Divorce Terrorism

Divorce Terrorism

There is a fable about a scorpion trying to cross a river.  He asks a frog if the frog will take him across the river on her back.  The frog initially protests, claiming that the scorpion will only sting her once the scorpion is on her back. “Why would I do that?” replies the scorpion. “Then we will both drown.”  The frog, seeing the reasoning in the scorpion’s response, agrees to take the scorpion across the river.  Halfway across the river, the scorpion stings the frog and they both begin to drown. The frog cried out, “Why did you sting me, knowing that we would both drown?” “Because it is my nature,” replied the scorpion. 

Despite common depictions in the media, most divorces are amicable.  This is not to say that divorce is not emotionally traumatic, but most people have the emotional maturity and the support systems in place to move through a period of emotional turmoil without resorting to violence or bad behavior.  However, if you are in a relationship with someone who has significant mental health issues that are already causing you concern for your own mental health or physical well-being, separation from this person will likely increase these troubling behaviors.  It is important to understand that separating from an already abusive spouse is not like a typical divorce. 

Divorce Terrorism often ends with both parties drowning. 

What Is Divorce Terrorism?

Divorce Terrorism is a tactic often used by individuals suffering from extreme mental illness or substance abuse. Divorce Terrorism typically involves excessive, meritless litigation, gaslighting, refusal to disclose information, withholding of financial support, hiding money, and attempts to alienate the children from the other parent. It is not uncommon to be in court multiple times per year for the first few years with little, if any real resolution being reached.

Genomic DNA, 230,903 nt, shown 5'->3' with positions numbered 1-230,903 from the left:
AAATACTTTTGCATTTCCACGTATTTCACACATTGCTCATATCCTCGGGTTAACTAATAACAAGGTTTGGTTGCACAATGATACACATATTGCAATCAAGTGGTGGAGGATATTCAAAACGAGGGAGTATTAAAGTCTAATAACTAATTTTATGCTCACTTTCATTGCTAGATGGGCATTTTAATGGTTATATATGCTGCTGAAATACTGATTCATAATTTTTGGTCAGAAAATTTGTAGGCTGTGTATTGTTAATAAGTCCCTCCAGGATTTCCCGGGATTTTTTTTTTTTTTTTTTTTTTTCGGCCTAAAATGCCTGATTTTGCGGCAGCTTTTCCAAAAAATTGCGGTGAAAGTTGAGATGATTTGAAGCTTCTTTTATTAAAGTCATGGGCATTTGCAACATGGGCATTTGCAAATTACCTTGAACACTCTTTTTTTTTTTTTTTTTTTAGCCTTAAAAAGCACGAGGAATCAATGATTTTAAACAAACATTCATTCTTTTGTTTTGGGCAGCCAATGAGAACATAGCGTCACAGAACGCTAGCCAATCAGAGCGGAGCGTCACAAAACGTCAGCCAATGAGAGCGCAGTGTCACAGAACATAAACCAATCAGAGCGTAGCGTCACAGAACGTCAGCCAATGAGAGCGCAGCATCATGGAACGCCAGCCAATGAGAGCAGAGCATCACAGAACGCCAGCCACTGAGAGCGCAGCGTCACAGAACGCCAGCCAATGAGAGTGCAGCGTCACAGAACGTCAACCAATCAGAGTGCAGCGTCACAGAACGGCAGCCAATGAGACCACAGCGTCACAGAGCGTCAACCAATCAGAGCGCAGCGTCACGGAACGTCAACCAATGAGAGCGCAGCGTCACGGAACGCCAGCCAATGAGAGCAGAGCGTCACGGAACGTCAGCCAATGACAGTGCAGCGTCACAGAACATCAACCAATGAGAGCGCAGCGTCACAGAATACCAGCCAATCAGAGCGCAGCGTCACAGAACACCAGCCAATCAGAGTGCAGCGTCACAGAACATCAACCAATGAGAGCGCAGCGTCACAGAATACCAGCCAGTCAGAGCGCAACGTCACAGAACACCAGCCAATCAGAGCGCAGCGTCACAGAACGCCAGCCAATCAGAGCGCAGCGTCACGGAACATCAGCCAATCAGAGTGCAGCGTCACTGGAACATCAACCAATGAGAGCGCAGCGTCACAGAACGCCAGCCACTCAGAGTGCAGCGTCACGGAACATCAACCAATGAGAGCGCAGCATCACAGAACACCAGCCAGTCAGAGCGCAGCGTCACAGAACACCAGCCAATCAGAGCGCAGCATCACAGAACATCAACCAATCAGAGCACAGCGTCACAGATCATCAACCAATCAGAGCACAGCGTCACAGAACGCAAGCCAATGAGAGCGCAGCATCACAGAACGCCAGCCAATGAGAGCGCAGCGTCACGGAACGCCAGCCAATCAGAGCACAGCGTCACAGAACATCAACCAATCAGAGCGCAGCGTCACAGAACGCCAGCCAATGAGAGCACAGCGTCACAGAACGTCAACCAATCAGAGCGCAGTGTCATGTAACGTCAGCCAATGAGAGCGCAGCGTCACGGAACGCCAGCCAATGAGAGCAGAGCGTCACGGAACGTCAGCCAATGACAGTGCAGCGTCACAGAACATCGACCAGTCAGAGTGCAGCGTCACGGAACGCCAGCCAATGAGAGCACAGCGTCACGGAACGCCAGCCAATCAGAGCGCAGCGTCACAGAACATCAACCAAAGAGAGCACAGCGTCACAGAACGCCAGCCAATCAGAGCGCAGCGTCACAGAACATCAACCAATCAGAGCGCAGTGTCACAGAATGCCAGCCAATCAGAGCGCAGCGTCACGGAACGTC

One root cause of Divorce Terrorism lies in the firmly entrenched belief held by the abuser that the abuser was the victim in the relationship. The abuser may legitimately believe that they have been taken advantage of financially and emotionally, and because of this belief, the position often taken by the abusive spouse is that their perceived abuser deserves nothing in divorce, and that allowing their “abuser” any support, portion of assets or custody of the children is further victimization. 

Another root cause of Divorce Terrorism stems from a deeply held insecurity that creates a destructive instinct in many abusive spouses.  This insecurity, most often a fear of abandonment, often causes the abusive spouse to maintain control over their partner during the relationship to limit their partner’s options – typically by limiting their access to funds, prohibiting work outside of the home, and eliminating their partner’s support network to ensure that their partner has neither the means nor support to abandon them. When their partner does leave, the abusive spouse often resorts to “scorched earth” tactics – cutting off or hiding funds, canceling credit cards, refusing to allow the children to leave the house, etc. They would rather spend all of the marital assets on attorney’s fees than see the spouse who has abandoned them get anything at all – even if this means that the abuser themselves ends up losing financial stability and their relationships with the children and other family members.

The most difficult cases involve younger children since there are lingering custody issues that force the parties to continue to be intertwined in each other’s lives for many years.